• Pawtucket canal with boat tour full of visitors with trolley in the background.

    Lowell

    National Historical Park Massachusetts

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  • Credit Card payments for interpretive fees.

    Beginning September 9, due to the federal government's fiscal year close out, only cash or check payments can be accepted for fees at the Boott Mills, canal boat tours, and for Interagency Passes. Credit cards will be accepted again on October 1, 2014. More »

  • Lowell NHP Superintendents Compendium update.

    The Superintendents Compendium has been updated in regard to the use of unmanned aircraft in national park areas. More »

Holiday Hours during the Holidays 2007

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Date: December 19, 2007
Contact: Phil Lupsiewicz, 978-970-1705

National Park Service Announces Holiday Closures

 

 

Lowell, Massachusetts.  In observance of the upcoming holidays, Lowell National Historical Park Visitor Center will close early on Monday, December 24th at 2:00 pm and will remain closed all day on December 25, 2007.  Lowell National Historical Park Visitor Center will be open from 9:00 am to 2:00 pm on Monday, December 24, and will reopen at 9 am to 4:30 pm on Wednesday, December 26.   The park will also be closed on January 1, 2008, New Year’s Day.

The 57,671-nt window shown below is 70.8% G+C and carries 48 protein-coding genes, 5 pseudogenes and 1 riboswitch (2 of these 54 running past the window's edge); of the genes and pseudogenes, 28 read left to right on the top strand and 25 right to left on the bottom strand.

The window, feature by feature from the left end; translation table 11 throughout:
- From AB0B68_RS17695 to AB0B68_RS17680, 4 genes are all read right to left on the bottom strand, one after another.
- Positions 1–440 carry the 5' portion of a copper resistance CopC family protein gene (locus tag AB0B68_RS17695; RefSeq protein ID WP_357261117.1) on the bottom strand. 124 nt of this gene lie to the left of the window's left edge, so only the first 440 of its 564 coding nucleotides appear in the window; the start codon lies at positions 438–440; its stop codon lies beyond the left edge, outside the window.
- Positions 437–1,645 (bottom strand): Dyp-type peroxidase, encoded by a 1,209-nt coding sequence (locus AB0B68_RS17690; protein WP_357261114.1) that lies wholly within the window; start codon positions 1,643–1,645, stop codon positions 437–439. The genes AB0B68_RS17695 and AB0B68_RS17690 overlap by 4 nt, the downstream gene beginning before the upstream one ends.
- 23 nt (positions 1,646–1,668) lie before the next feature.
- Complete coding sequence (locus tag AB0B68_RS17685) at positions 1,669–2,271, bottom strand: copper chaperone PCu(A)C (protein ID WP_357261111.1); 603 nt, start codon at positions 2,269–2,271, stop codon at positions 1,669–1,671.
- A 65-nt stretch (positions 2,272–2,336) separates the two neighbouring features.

During the holiday week, Wednesday, December 26 through Sunday, December 30, the Visitor Center will be open each day from 9 am to 4:30 pm; the Boott Cotton Mills Museum willbe open 9:30 am to 4:00 pm except Sunday, December 30, from11:00 am to 4:00 pm; the Mill Girls and Immigrants Exhibit will be open 1:30 pm to 4:00 pm daily.

 

Lowell National Historical Park, one of over 390 units of the National Park Service, preserves and interprets the history of the American Industrial Revolution in Lowell, Massachusetts. The park in downtown Lowell includes historic cotton textile mills, 5.6 miles of power canals, operating gatehouses, and worker housing.

 
 

NPS

Did You Know?

Factory Bell, Lowell, MA

The factory bells dominated daily life in Lowell. They woke the workers at 4:30 a.m., called them into the mill at 4:50, rang them out for breakfast and back in, out and in for dinner, out again at 7 p.m. at the day's close. The whole city, it seemed, moved together and did the mills' bidding.